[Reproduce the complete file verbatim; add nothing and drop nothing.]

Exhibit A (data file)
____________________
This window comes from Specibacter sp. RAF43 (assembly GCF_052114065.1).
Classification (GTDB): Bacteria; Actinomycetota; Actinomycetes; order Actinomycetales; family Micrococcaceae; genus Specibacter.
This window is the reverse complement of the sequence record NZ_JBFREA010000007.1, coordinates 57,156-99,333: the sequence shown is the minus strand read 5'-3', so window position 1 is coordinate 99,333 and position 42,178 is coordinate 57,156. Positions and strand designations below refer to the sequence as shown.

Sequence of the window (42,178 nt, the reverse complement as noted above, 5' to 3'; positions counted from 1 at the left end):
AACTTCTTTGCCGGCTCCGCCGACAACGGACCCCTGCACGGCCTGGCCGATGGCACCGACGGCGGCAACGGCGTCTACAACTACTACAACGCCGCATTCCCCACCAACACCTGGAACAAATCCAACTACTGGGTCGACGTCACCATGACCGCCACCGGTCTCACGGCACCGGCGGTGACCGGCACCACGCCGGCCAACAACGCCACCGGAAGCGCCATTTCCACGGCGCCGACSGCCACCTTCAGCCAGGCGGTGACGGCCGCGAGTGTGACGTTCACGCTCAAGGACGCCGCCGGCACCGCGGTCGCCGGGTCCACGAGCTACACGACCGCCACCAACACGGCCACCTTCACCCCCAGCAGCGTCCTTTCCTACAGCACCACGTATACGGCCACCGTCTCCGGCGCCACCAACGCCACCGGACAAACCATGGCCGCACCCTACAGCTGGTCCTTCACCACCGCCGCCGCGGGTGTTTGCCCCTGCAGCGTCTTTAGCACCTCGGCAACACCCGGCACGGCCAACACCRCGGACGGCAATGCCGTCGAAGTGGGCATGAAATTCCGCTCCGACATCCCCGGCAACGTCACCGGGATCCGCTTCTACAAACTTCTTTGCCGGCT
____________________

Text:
This window comes from Specibacter sp. RAF43 (assembly GCF_052114065.1).
Classification (GTDB): Bacteria; Actinomycetota; Actinomycetes; order Actinomycetales; family Micrococcaceae; genus Specibacter.
This window is the reverse complement of the sequence record NZ_JBFREA010000007.1, coordinates 57,156-99,333: the sequence shown is the minus strand read 5'-3', so window position 1 is coordinate 99,333 and position 42,178 is coordinate 57,156. Positions and strand designations below refer to the sequence as shown.

Sequence of the window (42,178 nt, the reverse complement as noted above, 5' to 3'; positions counted from 1 at the left end):
AACTTCTTTGCCGGCTCCGCCGACAACGGACCCCTGCACGGCCTGGCCGATGGCACCGACGGCGGCAACGGCGTCTACAACTACTACAACGCCGCATTCCCCACCAACACCTGGAACAAATCCAACTACTGGGTCGACGTCACCATGACCGCCACCGGTCTCACGGCACCGGCGGTGACCGGCACCACGCCGGCCAACAACGCCACCGGAAGCGCCATTTCCACGGCGCCGACSGCCACCTTCAGCCAGGCGGTGACGGCCGCGAGTGTGACGTTCACGCTCAAGGACGCCGCCGGCACCGCGGTCGCCGGGTCCACGAGCTACACGACCGCCACCAACACGGCCACCTTCACCCCCAGCAGCGTCCTTTCCTACAGCACCACGTATACGGCCACCGTCTCCGGCGCCACCAACGCCACCGGACAAACCATGGCCGCACCCTACAGCTGGTCCTTCACCACCGCCGCCGCGGGTGTTTGCCCCTGCAGCGTCTTTAGCACCTCGGCAACACCCGGCACGGCCAACACCRCGGACGGCAATGCCGTCGAAGTGGGCATGAAATTCCGCTCCGACATCCCCGGCAACGTCACCGGGATCCGCTTCTACAAACTTCTTTGCCGGCT